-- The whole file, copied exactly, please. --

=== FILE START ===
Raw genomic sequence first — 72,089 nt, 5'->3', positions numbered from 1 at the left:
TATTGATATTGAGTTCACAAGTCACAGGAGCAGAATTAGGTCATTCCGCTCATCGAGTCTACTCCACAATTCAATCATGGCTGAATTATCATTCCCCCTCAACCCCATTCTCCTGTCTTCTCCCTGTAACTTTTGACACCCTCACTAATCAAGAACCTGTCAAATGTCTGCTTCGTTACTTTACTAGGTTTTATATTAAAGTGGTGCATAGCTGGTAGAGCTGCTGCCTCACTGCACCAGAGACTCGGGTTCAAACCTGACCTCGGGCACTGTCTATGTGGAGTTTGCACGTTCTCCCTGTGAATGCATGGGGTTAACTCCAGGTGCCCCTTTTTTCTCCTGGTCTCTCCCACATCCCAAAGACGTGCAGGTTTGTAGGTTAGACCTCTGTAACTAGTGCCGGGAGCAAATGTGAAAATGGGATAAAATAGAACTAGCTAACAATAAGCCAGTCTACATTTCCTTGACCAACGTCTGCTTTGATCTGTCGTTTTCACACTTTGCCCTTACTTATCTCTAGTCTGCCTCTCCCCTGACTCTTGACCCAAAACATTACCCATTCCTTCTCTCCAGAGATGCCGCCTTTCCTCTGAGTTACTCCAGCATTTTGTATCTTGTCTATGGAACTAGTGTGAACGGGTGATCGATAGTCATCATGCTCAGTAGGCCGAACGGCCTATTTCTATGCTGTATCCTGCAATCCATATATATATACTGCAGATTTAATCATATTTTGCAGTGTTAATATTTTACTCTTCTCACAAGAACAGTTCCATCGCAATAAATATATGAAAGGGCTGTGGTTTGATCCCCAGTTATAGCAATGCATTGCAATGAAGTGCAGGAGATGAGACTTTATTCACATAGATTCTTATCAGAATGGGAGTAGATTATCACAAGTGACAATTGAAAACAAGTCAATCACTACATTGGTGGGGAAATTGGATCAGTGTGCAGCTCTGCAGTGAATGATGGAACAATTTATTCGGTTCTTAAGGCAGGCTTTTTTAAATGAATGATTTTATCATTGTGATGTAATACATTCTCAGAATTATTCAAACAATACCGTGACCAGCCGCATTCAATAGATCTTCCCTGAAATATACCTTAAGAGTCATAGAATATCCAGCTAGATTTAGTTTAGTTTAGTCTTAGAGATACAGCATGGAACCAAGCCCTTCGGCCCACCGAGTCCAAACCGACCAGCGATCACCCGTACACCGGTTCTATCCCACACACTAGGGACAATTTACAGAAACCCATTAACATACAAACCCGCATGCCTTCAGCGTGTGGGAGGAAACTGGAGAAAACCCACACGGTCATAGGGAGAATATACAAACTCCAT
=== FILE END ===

Raw genomic sequence first — 72,089 nt, 5'->3', positions numbered from 1 at the left:
TATTGATATTGAGTTCACAAGTCACAGGAGCAGAATTAGGTCATTCCGCTCATCGAGTCTACTCCACAATTCAATCATGGCTGAATTATCATTCCCCCTCAACCCCATTCTCCTGTCTTCTCCCTGTAACTTTTGACACCCTCACTAATCAAGAACCTGTCAAATGTCTGCTTCGTTACTTTACTAGGTTTTATATTAAAGTGGTGCATAGCTGGTAGAGCTGCTGCCTCACTGCACCAGAGACTCGGGTTCAAACCTGACCTCGGGCACTGTCTATGTGGAGTTTGCACGTTCTCCCTGTGAATGCATGGGGTTAACTCCAGGTGCCCCTTTTTTCTCCTGGTCTCTCCCACATCCCAAAGACGTGCAGGTTTGTAGGTTAGACCTCTGTAACTAGTGCCGGGAGCAAATGTGAAAATGGGATAAAATAGAACTAGCTAACAATAAGCCAGTCTACATTTCCTTGACCAACGTCTGCTTTGATCTGTCGTTTTCACACTTTGCCCTTACTTATCTCTAGTCTGCCTCTCCCCTGACTCTTGACCCAAAACATTACCCATTCCTTCTCTCCAGAGATGCCGCCTTTCCTCTGAGTTACTCCAGCATTTTGTATCTTGTCTATGGAACTAGTGTGAACGGGTGATCGATAGTCATCATGCTCAGTAGGCCGAACGGCCTATTTCTATGCTGTATCCTGCAATCCATATATATATACTGCAGATTTAATCATATTTTGCAGTGTTAATATTTTACTCTTCTCACAAGAACAGTTCCATCGCAATAAATATATGAAAGGGCTGTGGTTTGATCCCCAGTTATAGCAATGCATTGCAATGAAGTGCAGGAGATGAGACTTTATTCACATAGATTCTTATCAGAATGGGAGTAGATTATCACAAGTGACAATTGAAAACAAGTCAATCACTACATTGGTGGGGAAATTGGATCAGTGTGCAGCTCTGCAGTGAATGATGGAACAATTTATTCGGTTCTTAAGGCAGGCTTTTTTAAATGAATGATTTTATCATTGTGATGTAATACATTCTCAGAATTATTCAAACAATACCGTGACCAGCCGCATTCAATAGATCTTCCCTGAAATATACCTTAAGAGTCATAGAATATCCAGCTAGATTTAGTTTAGTTTAGTCTTAGAGATACAGCATGGAACCAAGCCCTTCGGCCCACCGAGTCCAAACCGACCAGCGATCACCCGTACACCGGTTCTATCCCACACACTAGGGACAATTTACAGAAACCCATTAACATACAAACCCGCATGCCTTCAGCGTGTGGGAGGAAACTGGAGAAAACCCACACGGTCATAGGGAGAATATACAAACTCCAT